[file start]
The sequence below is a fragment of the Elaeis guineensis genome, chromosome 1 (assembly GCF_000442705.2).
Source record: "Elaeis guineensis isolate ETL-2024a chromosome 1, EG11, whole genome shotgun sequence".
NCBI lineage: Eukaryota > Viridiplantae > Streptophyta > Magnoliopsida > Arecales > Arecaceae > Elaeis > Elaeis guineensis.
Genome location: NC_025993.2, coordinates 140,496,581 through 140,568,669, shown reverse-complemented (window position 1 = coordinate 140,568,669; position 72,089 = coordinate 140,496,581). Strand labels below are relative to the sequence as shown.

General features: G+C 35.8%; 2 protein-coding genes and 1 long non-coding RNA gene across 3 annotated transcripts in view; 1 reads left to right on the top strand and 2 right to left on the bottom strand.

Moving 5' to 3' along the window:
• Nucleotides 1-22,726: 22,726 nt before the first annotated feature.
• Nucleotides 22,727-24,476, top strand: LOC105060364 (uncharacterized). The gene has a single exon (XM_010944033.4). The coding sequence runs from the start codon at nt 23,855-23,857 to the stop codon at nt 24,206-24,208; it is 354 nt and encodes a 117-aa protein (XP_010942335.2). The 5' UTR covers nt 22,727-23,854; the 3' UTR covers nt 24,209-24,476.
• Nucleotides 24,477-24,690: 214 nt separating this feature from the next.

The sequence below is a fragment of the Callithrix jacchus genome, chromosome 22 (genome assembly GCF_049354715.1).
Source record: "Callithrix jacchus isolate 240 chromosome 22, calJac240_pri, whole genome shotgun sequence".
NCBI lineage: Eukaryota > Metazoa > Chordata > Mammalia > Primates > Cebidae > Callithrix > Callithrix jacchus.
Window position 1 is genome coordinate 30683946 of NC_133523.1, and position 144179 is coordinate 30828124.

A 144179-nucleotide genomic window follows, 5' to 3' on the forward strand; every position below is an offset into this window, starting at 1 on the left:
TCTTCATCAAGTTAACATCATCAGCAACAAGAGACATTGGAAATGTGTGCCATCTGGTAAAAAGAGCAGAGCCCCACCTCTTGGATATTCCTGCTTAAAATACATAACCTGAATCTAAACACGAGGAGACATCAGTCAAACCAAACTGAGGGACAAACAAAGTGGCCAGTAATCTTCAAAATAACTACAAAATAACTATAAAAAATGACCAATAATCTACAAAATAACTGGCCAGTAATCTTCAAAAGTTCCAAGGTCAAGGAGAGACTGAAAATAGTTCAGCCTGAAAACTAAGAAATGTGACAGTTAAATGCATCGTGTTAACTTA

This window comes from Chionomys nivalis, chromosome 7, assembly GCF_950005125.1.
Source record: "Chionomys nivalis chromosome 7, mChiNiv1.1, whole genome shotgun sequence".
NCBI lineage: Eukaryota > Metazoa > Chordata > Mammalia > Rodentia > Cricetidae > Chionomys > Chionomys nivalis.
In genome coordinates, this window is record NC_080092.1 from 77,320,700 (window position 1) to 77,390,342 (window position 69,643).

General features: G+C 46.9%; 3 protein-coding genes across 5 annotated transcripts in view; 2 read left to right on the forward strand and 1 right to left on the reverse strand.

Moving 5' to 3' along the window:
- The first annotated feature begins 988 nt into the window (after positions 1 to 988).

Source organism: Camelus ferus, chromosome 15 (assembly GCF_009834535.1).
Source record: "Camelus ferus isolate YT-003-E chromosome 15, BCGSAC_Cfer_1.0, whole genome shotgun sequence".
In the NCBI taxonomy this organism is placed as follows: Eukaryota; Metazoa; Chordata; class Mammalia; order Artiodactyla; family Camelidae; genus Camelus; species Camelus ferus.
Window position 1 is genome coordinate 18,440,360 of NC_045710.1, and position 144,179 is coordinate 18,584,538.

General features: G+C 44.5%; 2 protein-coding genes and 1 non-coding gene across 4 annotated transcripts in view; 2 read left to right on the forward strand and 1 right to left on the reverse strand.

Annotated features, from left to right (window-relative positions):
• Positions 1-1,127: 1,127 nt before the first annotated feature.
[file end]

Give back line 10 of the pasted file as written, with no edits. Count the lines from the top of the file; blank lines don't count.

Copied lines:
The sequence below is a fragment of the Callithrix jacchus genome, chromosome 22 (genome assembly GCF_049354715.1).